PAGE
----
The Food Sharing Project celebrates national school food program funding in 2024 federal budget

During the COVID pandemic, The Food Sharing Project switched to a home delivery method, and delivered food boxes to people’s homes. Photo via The Food Sharing Project website.

On Monday, Apr. 1, 2024, Prime Minister Justin Trudeau announced funding for a national school food program in the 2024 federal budget. This is an exciting announcement for Canadian schools, and especially for Kingston’s non-profit organization, The Food Sharing Project, which has been working towards this goal for three years. The Food Sharing Project has been running for nearly 40 years, and now provides food and equipment for 88 schools in the Kingston, Frontenac, Lennox, and Addington areas.

On Thursday, Apr. 4, 2023, the Kingstonist published a letter to the editor submitted by Brenda Moore, the Chair of The Food Sharing Project Board of Directors which began with: “Disappointment is the word that comes to mind when we at the food sharing project think of the lack of support for a national school food program in the federal budget released on March 28, 2023… Over the next year, we will step up our efforts to advocate for the essential support our children need. We will build on conversations already started and we are hopeful that Canadian families will see an investment in the future with funding for a national school food program in the 2024 federal budget.”

Now, Moore voices elation on behalf of The Food Sharing Project in reaction to the recent announcement.

“We are absolutely thrilled that the federal government has stepped up to honour its commitment that it made in 2021,” Moore says.

“Since 2021, many organizations across Canada have been laser-focused on getting the federal government to live up to that commitment and turn those words into reality.”

In 2021, the federal government announced their intention to develop a national school food program with $1 billion over five years, but failed to implement it. The Food Sharing Project has been working hard over the last year to achieve this goal.

“We worked with our city council and school board partners and community partners to, first of all, endorse the message that we need the National School Food Program, but then Mark Gerretsen, our local MP for Kingston, was instrumental in helping us bring the message to the House of Commons,” says Moore.

Moore explains how Gerretsen suggested that every Kingston school community send him a petition because he is obliged to address it in the House every time he receives one.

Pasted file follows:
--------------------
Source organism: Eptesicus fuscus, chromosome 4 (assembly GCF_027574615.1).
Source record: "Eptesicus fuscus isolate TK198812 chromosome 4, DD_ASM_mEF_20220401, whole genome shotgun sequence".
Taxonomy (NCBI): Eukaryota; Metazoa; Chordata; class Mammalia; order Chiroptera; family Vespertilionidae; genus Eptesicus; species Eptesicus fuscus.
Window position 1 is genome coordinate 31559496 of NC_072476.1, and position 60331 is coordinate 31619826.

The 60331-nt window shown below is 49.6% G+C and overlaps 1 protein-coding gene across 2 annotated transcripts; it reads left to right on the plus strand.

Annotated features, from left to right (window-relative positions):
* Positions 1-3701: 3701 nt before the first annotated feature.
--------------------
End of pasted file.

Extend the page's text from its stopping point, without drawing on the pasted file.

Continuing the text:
“It really gathered momentum all across the country,” says Moore. “Minister Sudds, who’s the Minister of Families, Children and Social Development… she called it the result of steadfast advocacy and that’s exactly what happened… it was the voice of all Canadians that pushed the government to live up to that commitment.”

On Wednesday, Apr. 3, 2024, MP Gerretsen congratulated The Foods Sharing Project in a Facebook post: “I want to give a huge shout out to The Food Sharing Project… Your passion and dedication to providing children with the best shot at a healthy lifestyle and education is second to none. I’m so proud to represent your voice in Ottawa, and grateful that there are people like you looking out for kids in the Kingston area. What you have done over the years is remarkable and today’s announcement is a testament that your work and legacy of being there to ensure no child goes to school hungry will be felt for generations to come.”

Kingscourt-Rideau District Councillor, Brandon Tozzo, made a similar announcement at Kingston City Council on Tuesday, Apr. 2: “I would just like to applaud The Food Sharing Project… on getting a national school nutrition program passed in the budget coming up from the federal government. This is a huge, huge win for kids, and I just want to thank everybody who supported the motion last summer, and the great work this community has done to get this issue passed federally.”

Kingscourt-Rideau District Councillor, Brandon Tozzo (middle left), at Kingston City Council on Tuesday, Apr. 2, 2024. Photo via Tori Stafford.

For Moore and those with The Food Sharing Project, the announcement is a positive sign, but not a quick fix solution.

“There are definitely challenges ahead, but we’ve got everyone at the table who needs to be there. There is no way that a national school food program could happen without support from the federal government,” Moore states.

“One in four children in Canada are living with food insecurity, and in Kingston, Frontenac, Lennox, and Addington, that number is one in six families. That’s massive. That can’t be solved by not-for-profits.”

Moore is hopeful that a national school food program can quickly be put into place since every province and territory already has the infrastructure of a school food program.

“We don’t need to reinvent the wheel. We know how to get food to kids. We just need more money to be able to get more food to more kids,” she expressed.

The federal government made the same pledge they made in 2021, $1 billion over five years. More details on how this will be dispersed will hopefully come in the budget announcement on Tuesday, Apr. 16, 2024.

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